Academic journal article Financial Management

Agency Costs of Overvalued Equity

Academic journal article Financial Management

Agency Costs of Overvalued Equity

Article excerpt

I define and analyze the agency costs of overvalued equity. They explain the dramatic increase in corporate scandals and value destruction in the last five years; costs that have totaled hundreds of billions of dollars. When a firm's equity becomes substantially overvalued it sets in motion a set of organizational forces that are extremely difficult to manage--forces that almost inevitably lead to destruction of part or all of the core value of the firm. WorldCom, Enron, Nortel, and eToys are only a few examples of what can happen when these forces go unmanaged. Because we currently have no simple solutions to the agency costs of overvalued equity this is a promising area for future research.

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In the past few years, we have seen many fine companies end up in ruins and watched record numbers of senior executives go to jail. And we will surely hear of more investigations, more prison terms, and more damaged reputations. Shareholders and society have borne value destruction in the hundreds of billions of dollars.

What went wrong? Were managers overtaken by a fit of greed? Did they wake up one morning and decide to be crooks? No. Although there were some crooks in the system, the root cause of the problem was not the people but the system in which they were operating--a system in which equity became so dangerously overvalued that many CEOs and CFOs found themselves caught in a vicious bind where excessively high stock valuations released a set of damaging organizational forces that led to massive destruction of corporate and social value. And the problem was made far worse than it had to be because few managers or boards had any idea of the destructive forces involved.

I. What is Overvalued Equity?

Equity is overvalued when a firm's stock price is higher than its underlying value. And the problems I shall be discussing today arise not when there are small overvaluations, but when there is substantial overvaluation, say by 100 or 1,000%. By definition, an overvalued equity means the company will not be able to deliver--except by pure luck--the performance to justify its value. If it could it would obviously not be overvalued.

To my knowledge, with the exception of Warren Buffett (who hints at these forces in his 1988 letter to Berkshire shareholders) (1) no leaders in the business and financial community have recognized the dangers of overvalued equity. Nor have they publicly acknowledged their frequent contributions to creating this overvaluation.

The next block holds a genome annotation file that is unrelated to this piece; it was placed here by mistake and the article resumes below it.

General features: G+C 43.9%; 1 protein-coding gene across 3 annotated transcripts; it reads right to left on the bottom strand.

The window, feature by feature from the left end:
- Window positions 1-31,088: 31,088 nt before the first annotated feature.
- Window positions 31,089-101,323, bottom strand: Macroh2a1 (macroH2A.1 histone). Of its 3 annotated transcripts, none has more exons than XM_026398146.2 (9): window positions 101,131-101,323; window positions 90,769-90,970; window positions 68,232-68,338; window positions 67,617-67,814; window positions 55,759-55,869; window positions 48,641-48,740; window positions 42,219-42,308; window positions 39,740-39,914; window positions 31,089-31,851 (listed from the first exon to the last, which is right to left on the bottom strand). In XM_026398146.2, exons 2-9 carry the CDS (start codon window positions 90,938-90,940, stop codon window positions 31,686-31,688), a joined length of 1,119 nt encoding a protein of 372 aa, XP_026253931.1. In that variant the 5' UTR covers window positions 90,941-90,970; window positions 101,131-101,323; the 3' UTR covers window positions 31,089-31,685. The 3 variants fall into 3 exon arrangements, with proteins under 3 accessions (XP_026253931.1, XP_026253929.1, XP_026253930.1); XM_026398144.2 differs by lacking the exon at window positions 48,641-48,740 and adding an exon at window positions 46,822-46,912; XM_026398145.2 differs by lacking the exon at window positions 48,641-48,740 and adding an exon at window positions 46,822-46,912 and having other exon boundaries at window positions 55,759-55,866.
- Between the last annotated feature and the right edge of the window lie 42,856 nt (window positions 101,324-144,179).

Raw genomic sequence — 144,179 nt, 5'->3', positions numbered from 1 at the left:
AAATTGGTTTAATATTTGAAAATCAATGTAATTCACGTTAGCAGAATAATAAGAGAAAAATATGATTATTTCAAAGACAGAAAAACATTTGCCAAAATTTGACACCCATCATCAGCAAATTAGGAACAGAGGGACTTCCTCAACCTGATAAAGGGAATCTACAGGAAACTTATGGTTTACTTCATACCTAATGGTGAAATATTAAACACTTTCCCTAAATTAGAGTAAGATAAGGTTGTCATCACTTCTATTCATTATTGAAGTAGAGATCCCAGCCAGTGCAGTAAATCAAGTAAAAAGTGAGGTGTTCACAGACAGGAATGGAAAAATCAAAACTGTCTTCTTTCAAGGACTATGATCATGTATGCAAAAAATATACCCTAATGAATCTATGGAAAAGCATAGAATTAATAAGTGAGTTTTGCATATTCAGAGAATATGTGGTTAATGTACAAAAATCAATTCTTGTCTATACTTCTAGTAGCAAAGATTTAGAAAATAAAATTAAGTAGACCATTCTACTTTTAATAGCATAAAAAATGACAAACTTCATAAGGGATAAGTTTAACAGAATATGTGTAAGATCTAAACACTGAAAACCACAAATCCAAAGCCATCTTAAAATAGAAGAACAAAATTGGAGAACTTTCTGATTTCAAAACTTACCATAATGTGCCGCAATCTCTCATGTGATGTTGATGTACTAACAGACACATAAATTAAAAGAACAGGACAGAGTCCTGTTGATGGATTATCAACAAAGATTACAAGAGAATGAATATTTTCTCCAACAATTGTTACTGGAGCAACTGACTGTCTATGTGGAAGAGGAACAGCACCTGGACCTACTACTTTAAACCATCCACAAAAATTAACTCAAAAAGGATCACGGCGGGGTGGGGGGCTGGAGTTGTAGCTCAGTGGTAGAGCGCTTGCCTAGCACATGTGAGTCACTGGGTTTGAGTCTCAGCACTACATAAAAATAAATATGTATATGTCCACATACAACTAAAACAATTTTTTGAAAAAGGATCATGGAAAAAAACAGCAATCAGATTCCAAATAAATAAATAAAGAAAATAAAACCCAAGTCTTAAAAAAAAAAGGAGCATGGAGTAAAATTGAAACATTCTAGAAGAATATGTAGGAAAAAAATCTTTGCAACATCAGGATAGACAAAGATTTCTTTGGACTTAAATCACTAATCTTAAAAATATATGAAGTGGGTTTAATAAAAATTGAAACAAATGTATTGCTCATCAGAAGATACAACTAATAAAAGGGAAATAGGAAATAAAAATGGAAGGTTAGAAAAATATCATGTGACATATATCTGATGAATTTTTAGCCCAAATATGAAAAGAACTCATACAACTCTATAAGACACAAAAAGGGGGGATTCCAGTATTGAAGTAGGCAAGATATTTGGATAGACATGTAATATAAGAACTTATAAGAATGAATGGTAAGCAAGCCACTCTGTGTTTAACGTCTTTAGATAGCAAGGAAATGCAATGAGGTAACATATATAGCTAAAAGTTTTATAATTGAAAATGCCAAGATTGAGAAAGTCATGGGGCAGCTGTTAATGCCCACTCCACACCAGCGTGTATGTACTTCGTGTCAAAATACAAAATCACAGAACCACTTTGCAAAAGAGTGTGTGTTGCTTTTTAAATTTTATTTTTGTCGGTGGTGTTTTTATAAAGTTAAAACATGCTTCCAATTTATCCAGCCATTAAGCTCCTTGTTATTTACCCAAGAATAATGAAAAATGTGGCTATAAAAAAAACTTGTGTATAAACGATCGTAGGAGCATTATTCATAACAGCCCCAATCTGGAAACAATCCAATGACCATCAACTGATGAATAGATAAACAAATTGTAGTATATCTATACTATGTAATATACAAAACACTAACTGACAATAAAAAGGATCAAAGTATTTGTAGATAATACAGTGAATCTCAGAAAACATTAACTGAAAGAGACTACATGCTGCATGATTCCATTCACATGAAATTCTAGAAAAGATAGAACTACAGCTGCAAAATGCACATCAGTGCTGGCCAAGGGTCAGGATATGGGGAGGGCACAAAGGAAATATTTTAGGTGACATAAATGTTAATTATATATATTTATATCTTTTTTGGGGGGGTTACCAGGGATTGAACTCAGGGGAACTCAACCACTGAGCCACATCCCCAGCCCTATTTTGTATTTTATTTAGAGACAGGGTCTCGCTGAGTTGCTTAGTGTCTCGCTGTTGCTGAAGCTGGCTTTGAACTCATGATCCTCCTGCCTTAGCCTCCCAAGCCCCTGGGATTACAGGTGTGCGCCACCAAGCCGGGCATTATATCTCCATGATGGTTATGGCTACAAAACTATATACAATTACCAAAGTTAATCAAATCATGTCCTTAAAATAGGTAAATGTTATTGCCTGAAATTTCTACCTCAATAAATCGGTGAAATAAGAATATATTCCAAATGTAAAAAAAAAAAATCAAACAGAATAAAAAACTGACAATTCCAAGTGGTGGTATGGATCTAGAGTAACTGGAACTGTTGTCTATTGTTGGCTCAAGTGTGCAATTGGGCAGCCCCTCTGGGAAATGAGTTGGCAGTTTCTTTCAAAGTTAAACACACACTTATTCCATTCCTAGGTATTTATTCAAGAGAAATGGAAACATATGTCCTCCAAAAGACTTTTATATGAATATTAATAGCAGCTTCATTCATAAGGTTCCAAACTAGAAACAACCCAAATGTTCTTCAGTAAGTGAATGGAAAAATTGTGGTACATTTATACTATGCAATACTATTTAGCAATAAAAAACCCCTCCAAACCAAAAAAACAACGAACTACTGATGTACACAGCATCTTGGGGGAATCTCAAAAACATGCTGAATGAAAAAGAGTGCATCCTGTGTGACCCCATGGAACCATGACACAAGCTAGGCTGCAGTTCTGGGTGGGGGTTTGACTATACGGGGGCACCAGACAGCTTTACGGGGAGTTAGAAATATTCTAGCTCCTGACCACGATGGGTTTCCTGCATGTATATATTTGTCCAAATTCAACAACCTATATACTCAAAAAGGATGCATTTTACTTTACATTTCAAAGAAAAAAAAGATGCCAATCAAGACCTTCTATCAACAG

Almost 30 years ago when Bill Meckling and I wrote our original paper on Agency Theory (Jensen and Meckling, 1976), we defined agency costs as the costs associated with cooperative effort by human beings. We focused on the agency costs arising when one entity, the principal, hires another, the agent, to act for him or her. While the issues are general, we developed the theory in the context of the conflicts of interest between corporate managers and outside equity and debt holders. We defined agency costs as the sum of the contracting, monitoring and bonding costs undertaken to reduce the costs due to conflicts of interest plus the "residual loss" that occurs because it is generally impossible to perfectly identify the agents' interests with that of the principal. In that article and others since then, we (and others) viewed markets as potent forces to help control agency costs. What I am going to describe today is how securities markets can sometimes create and exacerbate conflicts of interest between managers and owners rather than resolve them. Thus, this paper can be understood as expanding the range of costly conflicts of interest that the Agency Model can handle, in particular market and managerial optimism (even delusion) and the forces that allow or even encourage markets to become enablers of value destroying managerial behavior. I hasten to add that the problems I am addressing here are difficult ones and I do not have solutions that I consider satisfactory at this time. …

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